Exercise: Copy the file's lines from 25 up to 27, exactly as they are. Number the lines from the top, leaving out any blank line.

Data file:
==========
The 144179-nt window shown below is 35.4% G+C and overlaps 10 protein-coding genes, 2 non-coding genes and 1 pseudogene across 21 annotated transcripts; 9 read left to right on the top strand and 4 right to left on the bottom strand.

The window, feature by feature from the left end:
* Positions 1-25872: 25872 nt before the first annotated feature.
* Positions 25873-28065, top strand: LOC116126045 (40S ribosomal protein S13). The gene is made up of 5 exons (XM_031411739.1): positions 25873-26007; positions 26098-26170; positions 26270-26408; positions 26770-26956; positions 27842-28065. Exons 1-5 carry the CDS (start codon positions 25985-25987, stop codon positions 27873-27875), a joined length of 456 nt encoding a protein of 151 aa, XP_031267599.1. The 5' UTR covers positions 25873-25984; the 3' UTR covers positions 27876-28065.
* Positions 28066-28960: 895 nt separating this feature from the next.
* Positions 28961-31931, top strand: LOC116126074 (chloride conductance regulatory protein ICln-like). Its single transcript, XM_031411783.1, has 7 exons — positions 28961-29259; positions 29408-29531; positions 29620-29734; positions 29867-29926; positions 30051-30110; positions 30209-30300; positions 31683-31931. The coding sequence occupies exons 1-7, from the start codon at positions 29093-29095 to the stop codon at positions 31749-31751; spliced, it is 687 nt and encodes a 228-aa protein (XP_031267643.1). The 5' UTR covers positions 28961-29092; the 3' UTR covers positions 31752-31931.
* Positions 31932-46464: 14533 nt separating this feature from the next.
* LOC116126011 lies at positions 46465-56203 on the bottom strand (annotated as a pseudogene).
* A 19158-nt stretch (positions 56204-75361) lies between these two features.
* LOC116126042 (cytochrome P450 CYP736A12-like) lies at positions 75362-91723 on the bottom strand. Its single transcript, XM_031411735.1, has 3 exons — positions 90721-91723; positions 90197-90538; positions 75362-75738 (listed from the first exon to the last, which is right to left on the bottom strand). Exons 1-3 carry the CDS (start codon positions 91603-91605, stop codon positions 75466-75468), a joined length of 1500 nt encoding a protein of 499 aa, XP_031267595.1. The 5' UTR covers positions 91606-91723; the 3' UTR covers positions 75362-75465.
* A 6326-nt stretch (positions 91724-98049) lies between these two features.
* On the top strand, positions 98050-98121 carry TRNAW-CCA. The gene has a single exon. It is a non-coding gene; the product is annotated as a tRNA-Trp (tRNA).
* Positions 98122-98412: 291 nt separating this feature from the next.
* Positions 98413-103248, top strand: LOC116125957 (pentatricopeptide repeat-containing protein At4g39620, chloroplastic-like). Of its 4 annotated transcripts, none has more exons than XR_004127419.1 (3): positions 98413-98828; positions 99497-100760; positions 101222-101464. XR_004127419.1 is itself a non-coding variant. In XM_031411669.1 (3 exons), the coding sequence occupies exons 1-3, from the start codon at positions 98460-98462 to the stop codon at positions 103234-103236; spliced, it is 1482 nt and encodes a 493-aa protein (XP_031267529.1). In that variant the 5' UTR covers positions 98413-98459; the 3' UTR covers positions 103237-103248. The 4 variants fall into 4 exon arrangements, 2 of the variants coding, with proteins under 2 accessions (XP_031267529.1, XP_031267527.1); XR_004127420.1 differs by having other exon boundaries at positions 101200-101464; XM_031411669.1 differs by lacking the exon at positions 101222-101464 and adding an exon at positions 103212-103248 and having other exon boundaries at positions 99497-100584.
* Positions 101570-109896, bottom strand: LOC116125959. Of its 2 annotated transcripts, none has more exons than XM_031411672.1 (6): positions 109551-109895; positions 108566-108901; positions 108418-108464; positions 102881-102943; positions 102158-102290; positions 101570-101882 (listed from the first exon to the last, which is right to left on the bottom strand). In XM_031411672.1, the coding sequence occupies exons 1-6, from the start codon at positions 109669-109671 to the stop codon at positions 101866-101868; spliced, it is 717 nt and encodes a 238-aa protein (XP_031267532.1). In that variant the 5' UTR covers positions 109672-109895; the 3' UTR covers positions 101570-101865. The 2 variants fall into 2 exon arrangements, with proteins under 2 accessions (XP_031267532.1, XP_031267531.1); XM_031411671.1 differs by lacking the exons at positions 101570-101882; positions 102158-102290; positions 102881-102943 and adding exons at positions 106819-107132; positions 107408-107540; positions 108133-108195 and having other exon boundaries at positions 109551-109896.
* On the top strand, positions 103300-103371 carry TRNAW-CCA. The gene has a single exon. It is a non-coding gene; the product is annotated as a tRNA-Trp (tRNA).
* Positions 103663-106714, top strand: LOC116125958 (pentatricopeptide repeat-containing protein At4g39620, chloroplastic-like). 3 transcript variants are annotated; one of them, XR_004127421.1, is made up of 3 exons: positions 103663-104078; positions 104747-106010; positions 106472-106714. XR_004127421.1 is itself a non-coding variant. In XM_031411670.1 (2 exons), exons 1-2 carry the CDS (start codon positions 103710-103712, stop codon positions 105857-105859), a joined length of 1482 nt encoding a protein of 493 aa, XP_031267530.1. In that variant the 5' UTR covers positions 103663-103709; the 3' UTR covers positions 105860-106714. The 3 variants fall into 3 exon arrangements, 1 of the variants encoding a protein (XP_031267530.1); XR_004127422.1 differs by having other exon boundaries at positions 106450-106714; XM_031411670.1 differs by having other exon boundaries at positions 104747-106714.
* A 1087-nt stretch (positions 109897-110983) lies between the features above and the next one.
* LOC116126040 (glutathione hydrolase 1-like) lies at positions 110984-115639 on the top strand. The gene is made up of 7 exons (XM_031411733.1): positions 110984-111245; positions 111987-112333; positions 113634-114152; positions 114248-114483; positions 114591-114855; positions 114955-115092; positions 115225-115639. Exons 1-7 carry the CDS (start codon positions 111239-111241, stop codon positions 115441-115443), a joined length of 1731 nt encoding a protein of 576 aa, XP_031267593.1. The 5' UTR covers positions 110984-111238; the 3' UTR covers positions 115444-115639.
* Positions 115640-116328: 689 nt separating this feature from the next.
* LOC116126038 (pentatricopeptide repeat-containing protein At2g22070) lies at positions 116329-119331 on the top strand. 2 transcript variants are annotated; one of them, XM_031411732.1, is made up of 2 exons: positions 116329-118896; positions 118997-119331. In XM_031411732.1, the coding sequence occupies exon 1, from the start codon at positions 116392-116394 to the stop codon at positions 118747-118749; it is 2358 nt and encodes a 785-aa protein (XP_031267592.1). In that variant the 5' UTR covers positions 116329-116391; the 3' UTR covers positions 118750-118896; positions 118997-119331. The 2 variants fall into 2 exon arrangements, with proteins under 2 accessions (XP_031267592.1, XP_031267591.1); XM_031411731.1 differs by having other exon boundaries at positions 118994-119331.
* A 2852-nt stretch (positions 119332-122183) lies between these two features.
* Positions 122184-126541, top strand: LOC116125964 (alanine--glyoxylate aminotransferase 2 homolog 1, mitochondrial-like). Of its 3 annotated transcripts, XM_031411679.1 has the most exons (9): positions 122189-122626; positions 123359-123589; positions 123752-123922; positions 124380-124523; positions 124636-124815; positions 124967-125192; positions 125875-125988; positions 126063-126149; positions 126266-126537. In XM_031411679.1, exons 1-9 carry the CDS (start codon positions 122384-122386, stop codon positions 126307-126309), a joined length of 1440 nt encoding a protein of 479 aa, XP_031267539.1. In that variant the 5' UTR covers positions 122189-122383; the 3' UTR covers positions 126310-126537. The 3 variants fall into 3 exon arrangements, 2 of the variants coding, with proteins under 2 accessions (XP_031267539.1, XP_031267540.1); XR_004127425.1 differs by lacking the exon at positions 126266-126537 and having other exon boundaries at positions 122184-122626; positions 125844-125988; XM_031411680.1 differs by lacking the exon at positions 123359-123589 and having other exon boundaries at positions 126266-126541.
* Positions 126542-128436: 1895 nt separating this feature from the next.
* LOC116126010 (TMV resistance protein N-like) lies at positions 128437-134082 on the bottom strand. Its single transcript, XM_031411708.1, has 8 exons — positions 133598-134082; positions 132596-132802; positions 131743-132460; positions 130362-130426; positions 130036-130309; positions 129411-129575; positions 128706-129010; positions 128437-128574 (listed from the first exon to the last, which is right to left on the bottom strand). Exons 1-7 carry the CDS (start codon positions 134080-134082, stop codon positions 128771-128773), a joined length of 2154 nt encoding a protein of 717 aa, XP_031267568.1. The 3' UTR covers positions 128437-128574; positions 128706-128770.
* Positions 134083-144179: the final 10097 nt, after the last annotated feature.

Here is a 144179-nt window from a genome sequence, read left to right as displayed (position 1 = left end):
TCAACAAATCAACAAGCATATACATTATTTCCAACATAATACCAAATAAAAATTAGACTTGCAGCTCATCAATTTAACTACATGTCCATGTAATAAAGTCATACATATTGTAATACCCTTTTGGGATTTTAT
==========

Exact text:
* LOC116126010 (TMV resistance protein N-like) lies at positions 128437-134082 on the bottom strand. Its single transcript, XM_031411708.1, has 8 exons — positions 133598-134082; positions 132596-132802; positions 131743-132460; positions 130362-130426; positions 130036-130309; positions 129411-129575; positions 128706-129010; positions 128437-128574 (listed from the first exon to the last, which is right to left on the bottom strand). Exons 1-7 carry the CDS (start codon positions 134080-134082, stop codon positions 128771-128773), a joined length of 2154 nt encoding a protein of 717 aa, XP_031267568.1. The 3' UTR covers positions 128437-128574; positions 128706-128770.
* Positions 134083-144179: the final 10097 nt, after the last annotated feature.

Here is a 144179-nt window from a genome sequence, read left to right as displayed (position 1 = left end):